Do Tell

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Image by Gerhard Gellinger from Pixabay

T’other day, it were pourin’ down when the turkeys came from the woods–single-file, bunched, single-file, bunched–like one of them wire slink toys kids like to make march down the stairs. It were a miserable rain, what the olders call a “wet rain,” and by that they ain’t bein’ stupid or smarty-pants sarcastic. What they mean is rain that does more than wet you on the outside; it gets you from the inside, too. How’s rain make wet on the inside something that’s already pretty sloppy once you cut past the skin bag that holds us together? Why, it’s the chill. That chill, it don’t sink into you, it digs into you, like fingers. It burrows in like chiggers. It chews its way deep inside and wraps around your bones until you can’t get warm for nothin’.

I wondered if the turkeys felt the same chill as me. They don’t have the luxury of a home fire when the outdoors is cemetery cold. Oh, they can roost, but roostin’ don’t fill an empty belly and they’re all about belly-fillin’ which suits me just fine. They rake the forest duff, all those fallen leaves and twigs and whatnot, spyin’ out bugs, worms, ticks, and whatever else they call food. It’s a hard life, bein’ outdoors in all seasons. They’re welcome to whatever they can find, most ‘specially them ticks.

So it’s rainin’ steady, sometimes gentle, what we call a “soaker,” but more often drumming down in lines so thick you can see ’em, but not past ’em, like a curtain of gray wet, what I’ve heard call a “goat-drowner,” and here come the turkeys. I’d like to say I can tell ’em apart, but that’d be a lie. They’re pretty much of a size until spring when the toms do their Thanksgiving impression and puff out all plump and gorgeous like they know it, bronzy-green, tails erect and fan-spread, chest feathers fluffed, wings rattled half-open to display the white bars, naked heads flushed scarlet and blue. Gobble-gobble-gobble! If you never heard it, you should. It’s one of them sounds everyone should hear at least once in their life.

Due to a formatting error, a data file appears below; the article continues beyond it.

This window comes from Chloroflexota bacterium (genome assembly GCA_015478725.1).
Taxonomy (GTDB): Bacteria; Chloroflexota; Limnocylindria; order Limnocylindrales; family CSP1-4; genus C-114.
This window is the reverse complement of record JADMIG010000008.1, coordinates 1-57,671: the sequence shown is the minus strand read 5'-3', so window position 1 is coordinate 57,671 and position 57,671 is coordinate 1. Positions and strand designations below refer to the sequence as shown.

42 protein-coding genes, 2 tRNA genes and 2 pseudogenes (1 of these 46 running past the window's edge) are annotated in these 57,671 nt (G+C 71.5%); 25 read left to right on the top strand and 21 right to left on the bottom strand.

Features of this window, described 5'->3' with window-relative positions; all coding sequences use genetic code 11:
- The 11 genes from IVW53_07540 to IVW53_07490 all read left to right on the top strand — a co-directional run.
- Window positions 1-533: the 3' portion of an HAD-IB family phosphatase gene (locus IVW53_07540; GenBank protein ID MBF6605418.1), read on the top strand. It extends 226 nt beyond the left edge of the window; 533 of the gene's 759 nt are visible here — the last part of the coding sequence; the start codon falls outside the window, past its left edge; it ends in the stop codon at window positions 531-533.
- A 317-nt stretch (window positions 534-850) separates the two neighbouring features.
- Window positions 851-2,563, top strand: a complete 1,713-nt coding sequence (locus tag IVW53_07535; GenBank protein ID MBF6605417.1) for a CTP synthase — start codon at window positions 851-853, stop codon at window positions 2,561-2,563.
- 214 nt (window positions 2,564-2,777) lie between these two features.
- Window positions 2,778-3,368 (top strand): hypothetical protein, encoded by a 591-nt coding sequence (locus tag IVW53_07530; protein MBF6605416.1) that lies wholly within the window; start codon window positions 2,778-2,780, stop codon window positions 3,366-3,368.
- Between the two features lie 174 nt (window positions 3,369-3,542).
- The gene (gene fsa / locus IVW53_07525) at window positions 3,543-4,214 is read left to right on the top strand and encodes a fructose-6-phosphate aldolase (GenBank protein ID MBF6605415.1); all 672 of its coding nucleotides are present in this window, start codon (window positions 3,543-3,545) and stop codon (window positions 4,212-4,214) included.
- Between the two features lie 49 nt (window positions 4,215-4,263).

In between spates of Biblical flooding, they spreads out across the yard, each to its own, hunting-pecking. Then the rain comes, flash-flood quick. They freeze, bodies hunched and bunched, each like a single fist of feathers. Water subdues their colors ’til you half expect to see it run down their legs and puddle on the ground. There’s a line of lighter feathers that runs up their backs from tail to neck, splitting them in half. It’s murky in the wet half-light, like cream with a bit of mud mixed in.

Meleagris gallopavo silvestris. I only know that because I looked it up. Makes me wish I’d named the biggest male “Silvester” or “Pavo,” but he’s been “Barry White” ever since I first heard his sultry, deep-throated, come-hither call last spring. This boy, he’s all about one thing. But today I learned a big mistake. I thought the flock was him and eight hens, but I’m wrong. How wrong will depend on my ability to count next time they come through. I’ve been wondering about these spiny-hairy beards that hang down a turkey’s chest and it turns out only the males have them, which means a good portion of Barry’s harem is made up of other males. Not only that, but I read that males and females mostly travel separately except when it comes time to breed. Now I understand why we didn’t see any poults (chicks) taggin’ along last spring.